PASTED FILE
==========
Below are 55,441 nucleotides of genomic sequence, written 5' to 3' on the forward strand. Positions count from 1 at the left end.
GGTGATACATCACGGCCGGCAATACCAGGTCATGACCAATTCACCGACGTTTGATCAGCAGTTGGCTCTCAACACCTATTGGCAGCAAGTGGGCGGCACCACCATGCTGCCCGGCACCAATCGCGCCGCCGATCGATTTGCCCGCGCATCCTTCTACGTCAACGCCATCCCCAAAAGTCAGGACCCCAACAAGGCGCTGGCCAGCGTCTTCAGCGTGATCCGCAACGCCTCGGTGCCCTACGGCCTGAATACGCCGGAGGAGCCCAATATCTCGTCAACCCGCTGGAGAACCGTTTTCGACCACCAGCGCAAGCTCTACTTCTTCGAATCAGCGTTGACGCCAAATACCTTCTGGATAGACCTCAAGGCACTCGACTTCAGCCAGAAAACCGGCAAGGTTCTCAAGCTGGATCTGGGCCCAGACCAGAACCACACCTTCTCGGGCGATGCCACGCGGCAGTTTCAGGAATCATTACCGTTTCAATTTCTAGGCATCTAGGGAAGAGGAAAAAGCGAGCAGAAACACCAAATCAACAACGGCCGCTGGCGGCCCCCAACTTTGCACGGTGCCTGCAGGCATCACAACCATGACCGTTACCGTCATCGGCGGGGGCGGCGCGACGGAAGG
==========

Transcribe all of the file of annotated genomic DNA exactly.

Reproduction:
Below are 55,441 nucleotides of genomic sequence, written 5' to 3' on the forward strand. Positions count from 1 at the left end.
GGTGATACATCACGGCCGGCAATACCAGGTCATGACCAATTCACCGACGTTTGATCAGCAGTTGGCTCTCAACACCTATTGGCAGCAAGTGGGCGGCACCACCATGCTGCCCGGCACCAATCGCGCCGCCGATCGATTTGCCCGCGCATCCTTCTACGTCAACGCCATCCCCAAAAGTCAGGACCCCAACAAGGCGCTGGCCAGCGTCTTCAGCGTGATCCGCAACGCCTCGGTGCCCTACGGCCTGAATACGCCGGAGGAGCCCAATATCTCGTCAACCCGCTGGAGAACCGTTTTCGACCACCAGCGCAAGCTCTACTTCTTCGAATCAGCGTTGACGCCAAATACCTTCTGGATAGACCTCAAGGCACTCGACTTCAGCCAGAAAACCGGCAAGGTTCTCAAGCTGGATCTGGGCCCAGACCAGAACCACACCTTCTCGGGCGATGCCACGCGGCAGTTTCAGGAATCATTACCGTTTCAATTTCTAGGCATCTAGGGAAGAGGAAAAAGCGAGCAGAAACACCAAATCAACAACGGCCGCTGGCGGCCCCCAACTTTGCACGGTGCCTGCAGGCATCACAACCATGACCGTTACCGTCATCGGCGGGGGCGGCGCGACGGAAGG